With 12 overs of high-quality swing and seam-bowling, South Africa feel they gained more than New Zealand, who took 87.4 overs to bowl them out, in the Durban washout.
"I'd like to believe we have the momentum on our side. Dale and Vernon would have sent some shivers down that batting line-up," Temba Bavuma said, although he remains wary of New Zealand's pace pack.
Steyn and Philander reduced New Zealand to 15 for 2, which seems like too little to base an advantage on but against the backdrop of South Africa's 263, it was the start of something and a re-start for the bowling pair. Both Steyn and Philander were making comebacks to the Test team and even Trent Boult admitted he was impressed with what he saw.
"Dale Steyn is one of my favourite bowlers," Boult said. "He was one of my idols growing up. Any chance I get to play against him is always exciting. I could almost sit there and watch every ball he bowls."
For all their bowling success, South Africa know they did not bat well enough on the first day to make a strong enough statement about the kind of Test cricket they want to play going forward. South Africa want to start more aggressively, they want to pre-empt pressure situations so they can avoid them and they want to dominate, but in their innings in Durban they did not do any of that for a long enough period of time to be satisfied. "There's definitely that feeling of disappointment. The batters that were in should have converted. That would have been the difference between what we got and 350," Bavuma said.
Bavuma was one of those who got in and he batted longer than anyone else. In his two hours and 26 minutes in the middle, he faced all six New Zealand bowlers and survived all their seamers. Bavuma got a first-hand look at how their pace pack operates and what kind of problems they pose in the must-win match at Centurion.
"You can see why Tim Southee and Trent Boult are up there in the bowling rankings. Their skill is impeccable. They keep asking the right questions," Bavuma said. "If they were to get onto a wicket that assisted them more, they would be quite a force."
That's why New Zealand's attack will be disappointed to learn that SuperSport Park's pitch is unlikely to be as helpful as Kingsmead's, which had a healthy grass covering. Because of the time of year, groundsman Rudolph du Preez, who started preparing the surface almost three weeks ago, anticipates the early-season pitch to be less lively than he would get in mid-summer, and even suggested it could be more like a New Zealand pitch than a South African one. Ordinarily, that would be something Boult would look forward to but not this time. "I don't know if low and slow is music to my ears, being a fast bowler," he said.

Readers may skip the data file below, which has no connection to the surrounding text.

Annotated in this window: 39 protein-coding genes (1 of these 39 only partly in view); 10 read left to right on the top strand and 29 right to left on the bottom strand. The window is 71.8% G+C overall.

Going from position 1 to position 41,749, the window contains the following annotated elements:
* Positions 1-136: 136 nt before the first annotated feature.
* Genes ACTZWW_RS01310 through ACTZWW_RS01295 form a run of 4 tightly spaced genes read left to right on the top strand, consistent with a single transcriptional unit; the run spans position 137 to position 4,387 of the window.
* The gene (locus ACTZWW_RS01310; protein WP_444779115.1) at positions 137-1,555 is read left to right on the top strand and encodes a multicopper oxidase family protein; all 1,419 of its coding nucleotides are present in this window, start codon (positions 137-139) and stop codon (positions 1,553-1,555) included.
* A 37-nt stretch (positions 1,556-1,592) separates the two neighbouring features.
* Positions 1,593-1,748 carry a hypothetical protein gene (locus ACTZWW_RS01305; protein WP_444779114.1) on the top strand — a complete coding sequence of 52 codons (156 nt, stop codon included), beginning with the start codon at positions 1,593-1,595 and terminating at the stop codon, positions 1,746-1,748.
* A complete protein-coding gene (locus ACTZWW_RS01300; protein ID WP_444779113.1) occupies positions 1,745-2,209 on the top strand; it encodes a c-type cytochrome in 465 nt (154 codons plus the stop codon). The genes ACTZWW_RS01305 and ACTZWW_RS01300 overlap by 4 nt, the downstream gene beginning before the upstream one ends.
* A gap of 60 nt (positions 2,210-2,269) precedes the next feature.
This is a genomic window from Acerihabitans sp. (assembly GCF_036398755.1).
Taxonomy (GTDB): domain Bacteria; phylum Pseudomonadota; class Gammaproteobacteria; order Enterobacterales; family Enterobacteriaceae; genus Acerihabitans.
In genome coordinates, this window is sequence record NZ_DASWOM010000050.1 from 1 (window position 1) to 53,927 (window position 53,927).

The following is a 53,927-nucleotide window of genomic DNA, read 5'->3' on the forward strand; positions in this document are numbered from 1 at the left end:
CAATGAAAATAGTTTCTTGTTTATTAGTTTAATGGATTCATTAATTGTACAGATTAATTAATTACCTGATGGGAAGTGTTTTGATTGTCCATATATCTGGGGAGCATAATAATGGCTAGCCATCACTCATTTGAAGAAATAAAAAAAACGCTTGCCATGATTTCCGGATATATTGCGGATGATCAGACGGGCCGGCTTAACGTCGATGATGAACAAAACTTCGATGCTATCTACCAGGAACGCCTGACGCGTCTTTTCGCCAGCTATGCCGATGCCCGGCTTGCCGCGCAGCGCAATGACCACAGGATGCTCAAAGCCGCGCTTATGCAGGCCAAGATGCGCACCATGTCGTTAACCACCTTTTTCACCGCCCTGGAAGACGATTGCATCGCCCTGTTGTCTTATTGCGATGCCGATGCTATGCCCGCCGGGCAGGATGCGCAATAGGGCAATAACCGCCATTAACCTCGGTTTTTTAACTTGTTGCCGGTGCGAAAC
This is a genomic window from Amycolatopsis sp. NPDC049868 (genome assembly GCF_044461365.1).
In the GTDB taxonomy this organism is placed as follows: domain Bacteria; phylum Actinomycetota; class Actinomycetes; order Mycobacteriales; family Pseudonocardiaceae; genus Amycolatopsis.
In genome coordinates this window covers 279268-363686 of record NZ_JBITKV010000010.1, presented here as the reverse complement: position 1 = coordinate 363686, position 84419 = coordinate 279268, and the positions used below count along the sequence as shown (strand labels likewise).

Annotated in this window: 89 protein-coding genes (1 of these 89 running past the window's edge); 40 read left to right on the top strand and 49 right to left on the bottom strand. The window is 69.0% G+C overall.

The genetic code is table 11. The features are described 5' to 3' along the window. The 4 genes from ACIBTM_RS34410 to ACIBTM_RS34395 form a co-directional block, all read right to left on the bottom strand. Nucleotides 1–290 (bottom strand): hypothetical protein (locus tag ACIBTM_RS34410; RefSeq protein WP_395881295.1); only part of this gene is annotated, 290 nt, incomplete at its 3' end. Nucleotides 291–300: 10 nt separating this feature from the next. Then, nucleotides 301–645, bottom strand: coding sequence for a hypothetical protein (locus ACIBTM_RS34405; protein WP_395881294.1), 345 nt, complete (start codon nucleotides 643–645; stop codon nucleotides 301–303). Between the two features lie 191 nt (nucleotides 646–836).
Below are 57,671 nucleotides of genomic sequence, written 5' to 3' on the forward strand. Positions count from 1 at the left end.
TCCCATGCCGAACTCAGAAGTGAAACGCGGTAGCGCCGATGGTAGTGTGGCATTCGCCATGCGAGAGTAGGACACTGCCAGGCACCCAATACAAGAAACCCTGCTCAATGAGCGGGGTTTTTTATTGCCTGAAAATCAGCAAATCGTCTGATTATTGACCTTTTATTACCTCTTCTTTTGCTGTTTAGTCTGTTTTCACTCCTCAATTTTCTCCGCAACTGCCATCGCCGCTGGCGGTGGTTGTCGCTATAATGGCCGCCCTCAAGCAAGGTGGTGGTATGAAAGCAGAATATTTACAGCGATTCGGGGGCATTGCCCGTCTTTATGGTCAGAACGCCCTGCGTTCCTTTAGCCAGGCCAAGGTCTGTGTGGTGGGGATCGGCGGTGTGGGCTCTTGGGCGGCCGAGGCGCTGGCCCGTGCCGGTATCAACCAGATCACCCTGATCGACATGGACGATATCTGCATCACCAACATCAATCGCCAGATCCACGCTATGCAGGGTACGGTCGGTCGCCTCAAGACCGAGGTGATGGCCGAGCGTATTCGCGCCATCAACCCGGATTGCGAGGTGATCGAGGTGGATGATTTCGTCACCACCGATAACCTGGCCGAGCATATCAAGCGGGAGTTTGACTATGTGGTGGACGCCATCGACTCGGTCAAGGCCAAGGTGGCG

With not a cloud in the sky since New Zealand arrived, Boult also does not expect overhead conditions to work in favour of the pace pack and suggested they will have to stick to "the similar stuff that works for us", which is "not much more than trying to put pressure on the guys".
New Zealand are good at that, as Bavuma confirmed. "They are quite patient," he said. "They tested my balance so I had to make sure I was on the front foot more than being on the back foot and I had to choose the right times to apply pressure back on them."
Bavuma handled New Zealand's bowling for a while but not for as long as he would have wanted. His dismissal exposed the lower middle order and highlighted South Africa's areas of vulnerability. With the top two still settling into their roles, and the two most experienced middle-order batsmen - Faf du Plessis and JP Duminy - battling for form, there are several soft spots but New Zealand are not taking the batting line-up lightly. "If we get one or two wickets, we don't think we are going to roll through them," Boult said.